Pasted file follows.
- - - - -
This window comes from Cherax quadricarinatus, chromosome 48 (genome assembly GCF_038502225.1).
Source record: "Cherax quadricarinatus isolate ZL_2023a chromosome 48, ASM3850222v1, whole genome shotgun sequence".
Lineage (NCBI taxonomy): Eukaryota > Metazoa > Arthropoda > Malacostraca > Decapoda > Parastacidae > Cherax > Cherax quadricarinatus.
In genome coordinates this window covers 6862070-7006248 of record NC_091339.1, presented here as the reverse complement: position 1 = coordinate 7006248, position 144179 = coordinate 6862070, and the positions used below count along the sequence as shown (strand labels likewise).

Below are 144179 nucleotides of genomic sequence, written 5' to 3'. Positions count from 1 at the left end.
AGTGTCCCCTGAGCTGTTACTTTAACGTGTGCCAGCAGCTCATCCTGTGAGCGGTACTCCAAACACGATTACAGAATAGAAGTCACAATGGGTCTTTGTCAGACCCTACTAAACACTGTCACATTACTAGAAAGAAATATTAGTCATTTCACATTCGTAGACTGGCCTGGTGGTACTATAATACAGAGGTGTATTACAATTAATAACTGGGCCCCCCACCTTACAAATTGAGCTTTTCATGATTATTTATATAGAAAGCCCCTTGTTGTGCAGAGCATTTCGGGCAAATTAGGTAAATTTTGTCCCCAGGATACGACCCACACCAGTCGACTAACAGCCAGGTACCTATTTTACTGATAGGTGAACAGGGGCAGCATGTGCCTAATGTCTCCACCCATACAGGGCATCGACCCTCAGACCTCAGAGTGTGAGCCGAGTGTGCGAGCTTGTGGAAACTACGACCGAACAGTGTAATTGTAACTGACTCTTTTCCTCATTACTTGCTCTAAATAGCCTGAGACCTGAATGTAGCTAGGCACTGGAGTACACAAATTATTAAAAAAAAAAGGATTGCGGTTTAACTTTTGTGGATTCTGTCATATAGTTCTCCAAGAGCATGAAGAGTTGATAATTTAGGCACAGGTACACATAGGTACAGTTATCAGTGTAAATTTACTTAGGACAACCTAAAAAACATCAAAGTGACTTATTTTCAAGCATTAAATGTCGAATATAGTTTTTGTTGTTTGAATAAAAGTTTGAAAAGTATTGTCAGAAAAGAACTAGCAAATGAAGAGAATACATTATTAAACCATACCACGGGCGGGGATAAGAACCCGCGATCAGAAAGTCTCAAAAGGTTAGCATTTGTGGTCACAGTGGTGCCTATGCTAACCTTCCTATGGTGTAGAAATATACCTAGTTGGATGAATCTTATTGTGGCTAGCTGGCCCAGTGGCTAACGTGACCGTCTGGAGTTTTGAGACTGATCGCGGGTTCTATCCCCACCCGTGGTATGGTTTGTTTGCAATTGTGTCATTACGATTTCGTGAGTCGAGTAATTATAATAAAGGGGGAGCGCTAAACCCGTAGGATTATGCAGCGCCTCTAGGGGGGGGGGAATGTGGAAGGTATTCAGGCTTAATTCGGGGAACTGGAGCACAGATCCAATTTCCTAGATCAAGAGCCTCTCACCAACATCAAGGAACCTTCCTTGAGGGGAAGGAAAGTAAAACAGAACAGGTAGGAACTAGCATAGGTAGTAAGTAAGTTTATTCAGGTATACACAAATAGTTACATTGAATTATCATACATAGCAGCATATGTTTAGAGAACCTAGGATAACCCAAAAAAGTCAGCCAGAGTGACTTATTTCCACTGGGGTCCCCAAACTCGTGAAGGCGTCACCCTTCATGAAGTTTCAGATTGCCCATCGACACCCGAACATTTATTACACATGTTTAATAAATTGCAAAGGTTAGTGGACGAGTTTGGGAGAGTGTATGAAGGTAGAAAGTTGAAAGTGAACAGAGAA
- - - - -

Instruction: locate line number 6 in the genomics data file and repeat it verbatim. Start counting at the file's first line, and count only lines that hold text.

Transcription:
AGTGTCCCCTGAGCTGTTACTTTAACGTGTGCCAGCAGCTCATCCTGTGAGCGGTACTCCAAACACGATTACAGAATAGAAGTCACAATGGGTCTTTGTCAGACCCTACTAAACACTGTCACATTACTAGAAAGAAATATTAGTCATTTCACATTCGTAGACTGGCCTGGTGGTACTATAATACAGAGGTGTATTACAATTAATAACTGGGCCCCCCACCTTACAAATTGAGCTTTTCATGATTATTTATATAGAAAGCCCCTTGTTGTGCAGAGCATTTCGGGCAAATTAGGTAAATTTTGTCCCCAGGATACGACCCACACCAGTCGACTAACAGCCAGGTACCTATTTTACTGATAGGTGAACAGGGGCAGCATGTGCCTAATGTCTCCACCCATACAGGGCATCGACCCTCAGACCTCAGAGTGTGAGCCGAGTGTGCGAGCTTGTGGAAACTACGACCGAACAGTGTAATTGTAACTGACTCTTTTCCTCATTACTTGCTCTAAATAGCCTGAGACCTGAATGTAGCTAGGCACTGGAGTACACAAATTATTAAAAAAAAAAGGATTGCGGTTTAACTTTTGTGGATTCTGTCATATAGTTCTCCAAGAGCATGAAGAGTTGATAATTTAGGCACAGGTACACATAGGTACAGTTATCAGTGTAAATTTACTTAGGACAACCTAAAAAACATCAAAGTGACTTATTTTCAAGCATTAAATGTCGAATATAGTTTTTGTTGTTTGAATAAAAGTTTGAAAAGTATTGTCAGAAAAGAACTAGCAAATGAAGAGAATACATTATTAAACCATACCACGGGCGGGGATAAGAACCCGCGATCAGAAAGTCTCAAAAGGTTAGCATTTGTGGTCACAGTGGTGCCTATGCTAACCTTCCTATGGTGTAGAAATATACCTAGTTGGATGAATCTTATTGTGGCTAGCTGGCCCAGTGGCTAACGTGACCGTCTGGAGTTTTGAGACTGATCGCGGGTTCTATCCCCACCCGTGGTATGGTTTGTTTGCAATTGTGTCATTACGATTTCGTGAGTCGAGTAATTATAATAAAGGGGGAGCGCTAAACCCGTAGGATTATGCAGCGCCTCTAGGGGGGGGGGAATGTGGAAGGTATTCAGGCTTAATTCGGGGAACTGGAGCACAGATCCAATTTCCTAGATCAAGAGCCTCTCACCAACATCAAGGAACCTTCCTTGAGGGGAAGGAAAGTAAAACAGAACAGGTAGGAACTAGCATAGGTAGTAAGTAAGTTTATTCAGGTATACACAAATAGTTACATTGAATTATCATACATAGCAGCATATGTTTAGAGAACCTAGGATAACCCAAAAAAGTCAGCCAGAGTGACTTATTTCCACTGGGGTCCCCAAACTCGTGAAGGCGTCACCCTTCATGAAGTTTCAGATTGCCCATCGACACCCGAACATTTATTACACATGTTTAATAAATTGCAAAGGTTAGTGGACGAGTTTGGGAGAGTGTATGAAGGTAGAAAGTTGAAAGTGAACAGAGAA